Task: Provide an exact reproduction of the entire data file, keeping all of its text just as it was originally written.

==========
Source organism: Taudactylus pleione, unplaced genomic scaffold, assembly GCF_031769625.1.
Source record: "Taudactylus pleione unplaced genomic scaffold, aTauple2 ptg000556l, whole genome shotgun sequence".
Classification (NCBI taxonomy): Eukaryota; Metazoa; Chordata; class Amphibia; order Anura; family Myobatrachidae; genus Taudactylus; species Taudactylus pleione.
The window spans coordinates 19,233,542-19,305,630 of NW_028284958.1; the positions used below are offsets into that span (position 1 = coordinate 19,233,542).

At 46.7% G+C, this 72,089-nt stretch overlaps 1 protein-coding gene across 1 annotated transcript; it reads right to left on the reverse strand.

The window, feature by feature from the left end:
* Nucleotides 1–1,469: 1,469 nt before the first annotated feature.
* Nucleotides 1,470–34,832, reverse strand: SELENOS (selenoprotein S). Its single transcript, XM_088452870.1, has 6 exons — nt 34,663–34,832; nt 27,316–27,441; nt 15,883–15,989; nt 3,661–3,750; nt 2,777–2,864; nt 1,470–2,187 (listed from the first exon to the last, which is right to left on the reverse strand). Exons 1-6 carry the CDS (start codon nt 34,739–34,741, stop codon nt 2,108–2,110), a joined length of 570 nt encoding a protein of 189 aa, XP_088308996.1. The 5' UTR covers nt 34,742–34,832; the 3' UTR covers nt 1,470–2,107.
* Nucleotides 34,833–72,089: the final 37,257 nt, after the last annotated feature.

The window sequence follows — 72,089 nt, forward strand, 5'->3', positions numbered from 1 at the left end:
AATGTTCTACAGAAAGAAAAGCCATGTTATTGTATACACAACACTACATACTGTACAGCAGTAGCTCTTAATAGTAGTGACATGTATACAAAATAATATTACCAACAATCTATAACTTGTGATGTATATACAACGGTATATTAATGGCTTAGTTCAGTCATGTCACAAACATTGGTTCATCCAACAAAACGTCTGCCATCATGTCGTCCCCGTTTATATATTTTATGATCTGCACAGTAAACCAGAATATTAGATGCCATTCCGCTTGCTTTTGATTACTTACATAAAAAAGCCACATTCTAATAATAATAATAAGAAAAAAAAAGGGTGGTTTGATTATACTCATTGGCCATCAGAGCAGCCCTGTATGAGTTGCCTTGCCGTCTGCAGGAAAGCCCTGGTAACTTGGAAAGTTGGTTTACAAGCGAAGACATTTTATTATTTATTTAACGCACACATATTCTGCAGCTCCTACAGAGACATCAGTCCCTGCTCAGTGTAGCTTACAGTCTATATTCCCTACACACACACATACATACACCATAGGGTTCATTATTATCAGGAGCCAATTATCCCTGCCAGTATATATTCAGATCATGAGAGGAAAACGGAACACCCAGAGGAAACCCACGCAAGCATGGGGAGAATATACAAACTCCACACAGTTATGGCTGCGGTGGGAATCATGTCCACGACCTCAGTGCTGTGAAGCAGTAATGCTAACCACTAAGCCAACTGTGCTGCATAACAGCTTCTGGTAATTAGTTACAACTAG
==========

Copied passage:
Source organism: Taudactylus pleione, unplaced genomic scaffold, assembly GCF_031769625.1.
Source record: "Taudactylus pleione unplaced genomic scaffold, aTauple2 ptg000556l, whole genome shotgun sequence".
Classification (NCBI taxonomy): Eukaryota; Metazoa; Chordata; class Amphibia; order Anura; family Myobatrachidae; genus Taudactylus; species Taudactylus pleione.
The window spans coordinates 19,233,542-19,305,630 of NW_028284958.1; the positions used below are offsets into that span (position 1 = coordinate 19,233,542).

At 46.7% G+C, this 72,089-nt stretch overlaps 1 protein-coding gene across 1 annotated transcript; it reads right to left on the reverse strand.

The window, feature by feature from the left end:
* Nucleotides 1–1,469: 1,469 nt before the first annotated feature.
* Nucleotides 1,470–34,832, reverse strand: SELENOS (selenoprotein S). Its single transcript, XM_088452870.1, has 6 exons — nt 34,663–34,832; nt 27,316–27,441; nt 15,883–15,989; nt 3,661–3,750; nt 2,777–2,864; nt 1,470–2,187 (listed from the first exon to the last, which is right to left on the reverse strand). Exons 1-6 carry the CDS (start codon nt 34,739–34,741, stop codon nt 2,108–2,110), a joined length of 570 nt encoding a protein of 189 aa, XP_088308996.1. The 5' UTR covers nt 34,742–34,832; the 3' UTR covers nt 1,470–2,107.
* Nucleotides 34,833–72,089: the final 37,257 nt, after the last annotated feature.

The window sequence follows — 72,089 nt, forward strand, 5'->3', positions numbered from 1 at the left end:
AATGTTCTACAGAAAGAAAAGCCATGTTATTGTATACACAACACTACATACTGTACAGCAGTAGCTCTTAATAGTAGTGACATGTATACAAAATAATATTACCAACAATCTATAACTTGTGATGTATATACAACGGTATATTAATGGCTTAGTTCAGTCATGTCACAAACATTGGTTCATCCAACAAAACGTCTGCCATCATGTCGTCCCCGTTTATATATTTTATGATCTGCACAGTAAACCAGAATATTAGATGCCATTCCGCTTGCTTTTGATTACTTACATAAAAAAGCCACATTCTAATAATAATAATAAGAAAAAAAAAGGGTGGTTTGATTATACTCATTGGCCATCAGAGCAGCCCTGTATGAGTTGCCTTGCCGTCTGCAGGAAAGCCCTGGTAACTTGGAAAGTTGGTTTACAAGCGAAGACATTTTATTATTTATTTAACGCACACATATTCTGCAGCTCCTACAGAGACATCAGTCCCTGCTCAGTGTAGCTTACAGTCTATATTCCCTACACACACACATACATACACCATAGGGTTCATTATTATCAGGAGCCAATTATCCCTGCCAGTATATATTCAGATCATGAGAGGAAAACGGAACACCCAGAGGAAACCCACGCAAGCATGGGGAGAATATACAAACTCCACACAGTTATGGCTGCGGTGGGAATCATGTCCACGACCTCAGTGCTGTGAAGCAGTAATGCTAACCACTAAGCCAACTGTGCTGCATAACAGCTTCTGGTAATTAGTTACAACTAG